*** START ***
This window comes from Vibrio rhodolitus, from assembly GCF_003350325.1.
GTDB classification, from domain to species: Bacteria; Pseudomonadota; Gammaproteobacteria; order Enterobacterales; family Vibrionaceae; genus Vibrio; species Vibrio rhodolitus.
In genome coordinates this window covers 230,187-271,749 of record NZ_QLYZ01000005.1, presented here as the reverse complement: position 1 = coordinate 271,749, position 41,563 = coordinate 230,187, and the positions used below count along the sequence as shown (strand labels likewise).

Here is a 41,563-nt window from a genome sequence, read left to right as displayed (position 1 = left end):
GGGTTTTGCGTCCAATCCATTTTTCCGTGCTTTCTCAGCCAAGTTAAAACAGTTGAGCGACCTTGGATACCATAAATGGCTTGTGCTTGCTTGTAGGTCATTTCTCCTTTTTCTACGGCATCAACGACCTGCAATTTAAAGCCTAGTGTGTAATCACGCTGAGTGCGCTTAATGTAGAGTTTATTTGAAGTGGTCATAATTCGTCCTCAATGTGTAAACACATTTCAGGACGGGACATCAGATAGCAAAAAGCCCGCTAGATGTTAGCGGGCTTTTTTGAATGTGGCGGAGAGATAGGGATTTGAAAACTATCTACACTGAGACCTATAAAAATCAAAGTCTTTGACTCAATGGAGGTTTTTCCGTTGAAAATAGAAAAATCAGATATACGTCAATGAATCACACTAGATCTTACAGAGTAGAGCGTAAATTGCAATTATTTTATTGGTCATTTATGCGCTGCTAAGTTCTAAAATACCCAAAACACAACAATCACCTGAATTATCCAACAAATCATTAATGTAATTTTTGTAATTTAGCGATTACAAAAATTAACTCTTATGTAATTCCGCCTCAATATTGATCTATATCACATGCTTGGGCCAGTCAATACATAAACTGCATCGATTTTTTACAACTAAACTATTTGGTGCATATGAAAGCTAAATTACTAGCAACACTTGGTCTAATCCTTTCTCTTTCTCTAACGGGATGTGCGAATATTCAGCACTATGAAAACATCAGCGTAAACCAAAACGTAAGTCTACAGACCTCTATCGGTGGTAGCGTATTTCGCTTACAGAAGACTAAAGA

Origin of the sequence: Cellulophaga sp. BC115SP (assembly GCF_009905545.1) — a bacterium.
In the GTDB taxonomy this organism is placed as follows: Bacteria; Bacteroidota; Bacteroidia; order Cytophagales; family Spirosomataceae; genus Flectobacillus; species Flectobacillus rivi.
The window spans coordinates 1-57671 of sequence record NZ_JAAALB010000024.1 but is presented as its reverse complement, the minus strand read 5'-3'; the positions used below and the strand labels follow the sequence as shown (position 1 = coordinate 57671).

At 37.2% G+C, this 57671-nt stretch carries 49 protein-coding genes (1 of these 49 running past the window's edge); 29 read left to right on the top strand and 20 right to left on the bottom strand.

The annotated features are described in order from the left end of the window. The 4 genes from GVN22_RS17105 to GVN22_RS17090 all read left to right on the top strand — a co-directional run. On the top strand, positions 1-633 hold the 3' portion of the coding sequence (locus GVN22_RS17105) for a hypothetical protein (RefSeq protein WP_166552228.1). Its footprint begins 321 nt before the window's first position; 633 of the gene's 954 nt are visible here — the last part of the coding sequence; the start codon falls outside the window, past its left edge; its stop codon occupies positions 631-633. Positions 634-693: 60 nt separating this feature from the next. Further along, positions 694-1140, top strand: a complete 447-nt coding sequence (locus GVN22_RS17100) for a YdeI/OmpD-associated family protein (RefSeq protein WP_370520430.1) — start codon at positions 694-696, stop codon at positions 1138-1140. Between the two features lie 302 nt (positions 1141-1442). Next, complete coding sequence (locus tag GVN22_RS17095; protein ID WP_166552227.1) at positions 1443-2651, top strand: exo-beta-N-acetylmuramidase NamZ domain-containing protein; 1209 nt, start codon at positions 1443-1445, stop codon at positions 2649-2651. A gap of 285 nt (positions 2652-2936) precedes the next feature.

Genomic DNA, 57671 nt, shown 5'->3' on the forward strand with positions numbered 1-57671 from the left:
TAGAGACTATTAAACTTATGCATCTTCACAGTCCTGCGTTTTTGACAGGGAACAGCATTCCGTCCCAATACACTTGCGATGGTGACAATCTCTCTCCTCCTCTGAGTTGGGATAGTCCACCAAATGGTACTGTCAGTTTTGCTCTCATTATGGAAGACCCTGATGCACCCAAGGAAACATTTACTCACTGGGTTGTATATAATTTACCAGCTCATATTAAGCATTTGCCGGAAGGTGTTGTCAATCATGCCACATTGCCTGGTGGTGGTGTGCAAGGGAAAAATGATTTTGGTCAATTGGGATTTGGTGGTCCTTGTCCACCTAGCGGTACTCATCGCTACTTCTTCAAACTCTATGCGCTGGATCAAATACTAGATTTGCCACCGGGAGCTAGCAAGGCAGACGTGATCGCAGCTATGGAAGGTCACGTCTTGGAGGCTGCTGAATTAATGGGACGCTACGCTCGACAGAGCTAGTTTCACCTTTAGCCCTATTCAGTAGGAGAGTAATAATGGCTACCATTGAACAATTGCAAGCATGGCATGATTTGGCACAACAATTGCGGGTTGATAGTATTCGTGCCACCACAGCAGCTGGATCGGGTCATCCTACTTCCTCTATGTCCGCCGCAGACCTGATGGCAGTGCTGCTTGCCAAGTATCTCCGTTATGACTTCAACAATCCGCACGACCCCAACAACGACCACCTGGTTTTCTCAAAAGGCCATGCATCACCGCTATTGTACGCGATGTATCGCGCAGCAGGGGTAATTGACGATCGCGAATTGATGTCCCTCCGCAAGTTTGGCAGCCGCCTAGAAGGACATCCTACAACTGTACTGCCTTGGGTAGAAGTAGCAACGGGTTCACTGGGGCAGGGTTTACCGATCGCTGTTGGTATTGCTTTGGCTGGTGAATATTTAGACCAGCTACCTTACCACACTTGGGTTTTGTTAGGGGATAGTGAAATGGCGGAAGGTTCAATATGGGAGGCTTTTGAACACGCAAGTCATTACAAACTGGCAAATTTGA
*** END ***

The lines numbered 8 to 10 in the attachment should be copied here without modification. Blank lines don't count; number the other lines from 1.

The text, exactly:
The window spans coordinates 1-57671 of sequence record NZ_JAAALB010000024.1 but is presented as its reverse complement, the minus strand read 5'-3'; the positions used below and the strand labels follow the sequence as shown (position 1 = coordinate 57671).

At 37.2% G+C, this 57671-nt stretch carries 49 protein-coding genes (1 of these 49 running past the window's edge); 29 read left to right on the top strand and 20 right to left on the bottom strand.

The annotated features are described in order from the left end of the window. The 4 genes from GVN22_RS17105 to GVN22_RS17090 all read left to right on the top strand — a co-directional run. On the top strand, positions 1-633 hold the 3' portion of the coding sequence (locus GVN22_RS17105) for a hypothetical protein (RefSeq protein WP_166552228.1). Its footprint begins 321 nt before the window's first position; 633 of the gene's 954 nt are visible here — the last part of the coding sequence; the start codon falls outside the window, past its left edge; its stop codon occupies positions 631-633. Positions 634-693: 60 nt separating this feature from the next. Further along, positions 694-1140, top strand: a complete 447-nt coding sequence (locus GVN22_RS17100) for a YdeI/OmpD-associated family protein (RefSeq protein WP_370520430.1) — start codon at positions 694-696, stop codon at positions 1138-1140. Between the two features lie 302 nt (positions 1141-1442). Next, complete coding sequence (locus tag GVN22_RS17095; protein ID WP_166552227.1) at positions 1443-2651, top strand: exo-beta-N-acetylmuramidase NamZ domain-containing protein; 1209 nt, start codon at positions 1443-1445, stop codon at positions 2649-2651. A gap of 285 nt (positions 2652-2936) precedes the next feature.